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The African Union (AU) has raised US$25 million for the COVID-19 Response Fund and an additional US$36.5 million for the Africa Centres for Disease Control and Prevention.                    

AU Chairperson, President Cyril Ramaphosa, made the announcement during a virtual meeting with chairpersons of the AU Regional Economic Communities on Wednesday, 29 April 2020.

Earlier in April, the regional body established the AU COVID-19 Response Fund in a drive to raise additional funds for the Africa Centres for Disease Control and Prevention. The continental body also set out an intensive lobbying of the international community, including the international financial institutions, for a comprehensive, robust economic stimulus package for Africa.

To spearhead the continent’s economic response to the pandemic, five AU special envoys were appointed to follow up on pledges, mobilise further international support and campaign for international participation in the AU’s COVID-19 economic intervention.

The five envoys are Dr Ngozi Okonjo-Iweala of Nigeria, Dr Donald Kaberuka of Rwanda, Mr Tidjane Thiam of Côte d'Ivoire, Mr Trevor Manuel of South Africa and Mr Benkhalfa Abderrahmane of Algeria.

President Ramaphosa said the appointment of a special envoy from the Central African region was also on the cards.

The AU has addressed the virtual summit of the G20 and a virtual joint meeting of the World Bank and International Monetary Fund, underscoring the need for a comprehensive, robust economic stimulus package for Africa.

In these engagements, the AU called for, among other measures, the allocation of more Special Drawing Rights Allocations to Africa to provide much-needed liquidity to central banks, the corporate sector and SMEs.

“We also argued for a waiver of all interest payments on multilateral and bilateral debt. This would provide the necessary fiscal space for African governments to devote all available resources to response and recovery.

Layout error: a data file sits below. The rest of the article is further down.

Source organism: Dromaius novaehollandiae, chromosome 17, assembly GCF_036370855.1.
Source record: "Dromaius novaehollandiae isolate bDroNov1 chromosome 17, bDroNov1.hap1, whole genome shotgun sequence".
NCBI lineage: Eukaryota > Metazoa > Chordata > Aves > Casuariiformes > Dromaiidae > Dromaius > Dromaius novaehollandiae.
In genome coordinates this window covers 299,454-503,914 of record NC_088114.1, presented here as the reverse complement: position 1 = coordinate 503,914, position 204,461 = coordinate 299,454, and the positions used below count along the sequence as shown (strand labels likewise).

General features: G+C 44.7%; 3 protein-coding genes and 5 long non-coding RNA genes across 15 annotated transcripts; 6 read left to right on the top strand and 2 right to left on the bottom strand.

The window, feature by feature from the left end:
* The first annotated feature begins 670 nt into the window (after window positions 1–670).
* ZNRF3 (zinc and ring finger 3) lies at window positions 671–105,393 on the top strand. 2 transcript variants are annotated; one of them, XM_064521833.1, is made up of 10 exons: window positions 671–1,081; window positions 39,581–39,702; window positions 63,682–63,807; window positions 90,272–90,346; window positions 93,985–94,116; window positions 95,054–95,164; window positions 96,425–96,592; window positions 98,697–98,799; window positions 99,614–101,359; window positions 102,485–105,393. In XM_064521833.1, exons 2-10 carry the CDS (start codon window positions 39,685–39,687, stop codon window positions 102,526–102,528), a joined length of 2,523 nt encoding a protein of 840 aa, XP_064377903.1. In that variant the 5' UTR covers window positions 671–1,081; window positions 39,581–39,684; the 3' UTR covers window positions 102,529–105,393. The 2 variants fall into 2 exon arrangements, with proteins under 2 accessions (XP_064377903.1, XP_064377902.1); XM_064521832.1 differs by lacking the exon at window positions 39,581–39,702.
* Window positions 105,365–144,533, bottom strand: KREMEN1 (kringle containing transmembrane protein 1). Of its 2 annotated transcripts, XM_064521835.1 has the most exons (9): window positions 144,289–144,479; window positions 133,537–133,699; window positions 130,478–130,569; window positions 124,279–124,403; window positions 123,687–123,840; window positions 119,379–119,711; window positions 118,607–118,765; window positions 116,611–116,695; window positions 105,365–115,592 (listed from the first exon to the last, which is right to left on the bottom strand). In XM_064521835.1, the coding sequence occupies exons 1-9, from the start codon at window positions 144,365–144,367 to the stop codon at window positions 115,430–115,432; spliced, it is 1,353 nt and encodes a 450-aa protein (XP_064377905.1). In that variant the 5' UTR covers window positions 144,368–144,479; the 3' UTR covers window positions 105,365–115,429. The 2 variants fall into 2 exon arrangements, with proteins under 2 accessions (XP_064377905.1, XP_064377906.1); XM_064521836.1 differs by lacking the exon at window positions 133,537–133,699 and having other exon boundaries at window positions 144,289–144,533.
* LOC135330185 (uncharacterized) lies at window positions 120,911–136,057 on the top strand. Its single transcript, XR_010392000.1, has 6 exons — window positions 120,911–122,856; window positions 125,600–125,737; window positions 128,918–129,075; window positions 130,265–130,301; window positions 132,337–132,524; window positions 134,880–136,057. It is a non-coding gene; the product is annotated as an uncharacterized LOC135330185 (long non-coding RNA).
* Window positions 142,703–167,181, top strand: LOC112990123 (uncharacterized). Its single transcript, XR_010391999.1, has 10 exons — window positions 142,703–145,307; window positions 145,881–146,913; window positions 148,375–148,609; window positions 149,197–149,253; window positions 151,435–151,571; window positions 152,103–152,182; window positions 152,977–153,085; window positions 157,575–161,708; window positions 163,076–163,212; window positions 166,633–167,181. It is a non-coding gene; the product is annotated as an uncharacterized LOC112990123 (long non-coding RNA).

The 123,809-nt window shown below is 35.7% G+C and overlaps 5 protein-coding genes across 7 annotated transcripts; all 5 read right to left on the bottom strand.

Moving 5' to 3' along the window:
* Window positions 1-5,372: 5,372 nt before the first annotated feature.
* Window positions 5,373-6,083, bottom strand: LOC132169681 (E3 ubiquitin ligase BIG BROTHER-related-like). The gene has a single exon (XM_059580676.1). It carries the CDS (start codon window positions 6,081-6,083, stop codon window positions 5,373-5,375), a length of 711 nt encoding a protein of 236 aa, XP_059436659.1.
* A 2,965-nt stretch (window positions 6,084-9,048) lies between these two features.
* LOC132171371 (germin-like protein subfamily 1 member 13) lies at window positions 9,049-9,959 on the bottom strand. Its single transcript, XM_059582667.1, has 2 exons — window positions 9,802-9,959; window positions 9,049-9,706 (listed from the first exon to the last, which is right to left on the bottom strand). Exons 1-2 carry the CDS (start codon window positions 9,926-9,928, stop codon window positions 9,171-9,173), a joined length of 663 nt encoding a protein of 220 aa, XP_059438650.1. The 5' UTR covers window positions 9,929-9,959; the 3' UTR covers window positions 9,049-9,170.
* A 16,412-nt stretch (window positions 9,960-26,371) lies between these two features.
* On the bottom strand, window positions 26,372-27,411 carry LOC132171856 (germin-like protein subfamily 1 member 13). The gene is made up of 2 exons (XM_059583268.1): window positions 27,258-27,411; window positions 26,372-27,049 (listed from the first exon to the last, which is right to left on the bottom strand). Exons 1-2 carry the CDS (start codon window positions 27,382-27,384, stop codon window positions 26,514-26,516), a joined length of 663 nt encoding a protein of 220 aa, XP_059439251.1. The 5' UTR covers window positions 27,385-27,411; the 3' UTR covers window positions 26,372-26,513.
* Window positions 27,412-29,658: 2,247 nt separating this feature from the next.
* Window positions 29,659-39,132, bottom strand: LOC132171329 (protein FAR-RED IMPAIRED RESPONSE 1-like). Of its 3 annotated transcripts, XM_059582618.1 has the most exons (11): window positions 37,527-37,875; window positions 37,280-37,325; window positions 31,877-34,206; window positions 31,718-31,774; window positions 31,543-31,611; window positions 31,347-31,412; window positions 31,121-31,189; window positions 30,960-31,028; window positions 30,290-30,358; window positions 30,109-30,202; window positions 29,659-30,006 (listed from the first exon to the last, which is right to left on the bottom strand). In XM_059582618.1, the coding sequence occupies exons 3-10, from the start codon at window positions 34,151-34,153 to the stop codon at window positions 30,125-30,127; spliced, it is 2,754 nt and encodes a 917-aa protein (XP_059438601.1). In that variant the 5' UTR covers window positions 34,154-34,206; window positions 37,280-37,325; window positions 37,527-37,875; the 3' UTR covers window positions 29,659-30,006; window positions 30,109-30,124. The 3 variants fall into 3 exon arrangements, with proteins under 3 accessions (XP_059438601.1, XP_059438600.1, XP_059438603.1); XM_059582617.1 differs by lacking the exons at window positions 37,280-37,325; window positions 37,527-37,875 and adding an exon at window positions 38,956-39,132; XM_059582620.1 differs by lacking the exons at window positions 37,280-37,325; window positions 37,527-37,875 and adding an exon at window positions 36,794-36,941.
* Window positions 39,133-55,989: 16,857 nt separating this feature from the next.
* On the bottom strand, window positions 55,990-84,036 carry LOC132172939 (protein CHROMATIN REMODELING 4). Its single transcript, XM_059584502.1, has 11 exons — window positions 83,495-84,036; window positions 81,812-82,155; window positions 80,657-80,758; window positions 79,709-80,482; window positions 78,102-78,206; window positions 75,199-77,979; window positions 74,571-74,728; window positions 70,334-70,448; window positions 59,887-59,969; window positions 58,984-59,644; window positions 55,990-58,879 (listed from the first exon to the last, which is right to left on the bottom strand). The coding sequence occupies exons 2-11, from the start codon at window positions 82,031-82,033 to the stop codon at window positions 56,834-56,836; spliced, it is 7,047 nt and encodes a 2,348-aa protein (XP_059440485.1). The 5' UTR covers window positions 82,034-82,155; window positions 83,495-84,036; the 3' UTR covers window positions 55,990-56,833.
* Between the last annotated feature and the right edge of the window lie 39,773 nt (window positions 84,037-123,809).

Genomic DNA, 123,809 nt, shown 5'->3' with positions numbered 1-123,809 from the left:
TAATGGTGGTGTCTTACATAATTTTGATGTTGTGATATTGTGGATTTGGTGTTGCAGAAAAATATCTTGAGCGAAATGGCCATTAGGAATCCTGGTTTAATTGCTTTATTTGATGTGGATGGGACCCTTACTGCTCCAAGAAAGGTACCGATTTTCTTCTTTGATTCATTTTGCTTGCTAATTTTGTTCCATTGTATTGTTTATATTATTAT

“This economic injection should support both the continent’s immediate humanitarian needs and place the continent on a path towards economic recovery,” said President Ramaphosa.

The need to ensure trade and investment flows are not further disrupted by measures inconsistent with World Trade Organisation rules was also emphasised.

African business leaders propose debt standstill

Earlier, President Ramaphosa chaired a video conference meeting of the Bureau of the Assembly with 21 African business leaders to obtain their support for the AU COVID-19 Strategy.

The meeting expressed its full support for a two-year debt standstill and a proposal to develop a plan for the restructuring of both private and bilateral debt. It was further stressed that grants from the World Bank to the poorest countries must be additional to what had already been planned.

Support the WHO

Updating the meeting on the response from the international community, President Ramaphosa said the response had been positive with various partners making pledges, offering debt-relief measures and providing concrete support in the form of medical supplies.

He called on African countries to unequivocally support the World Health Organisation and its Director-General, Dr Tedros Adhanom Ghebreyesus.

A further call was made on all African countries to support the pledging initiative, which started on 4 May and which is spearheaded by the European Union to mobilise significant resources towards finding a vaccine.

Lift economic sanction on Sudan and Zimbabwe

The President also expressed the urgent need for economic sanctions against Sudan and Zimbabwe to be lifted, in order to provide the necessary space for these countries to devote their resources to the fight against COVID-19.

“It is clear that this virus knows no borders or nationality. In our response, it is therefore essential that we remain guided by the principles of unity, solidarity, collaboration and cooperation among African countries,” said the President.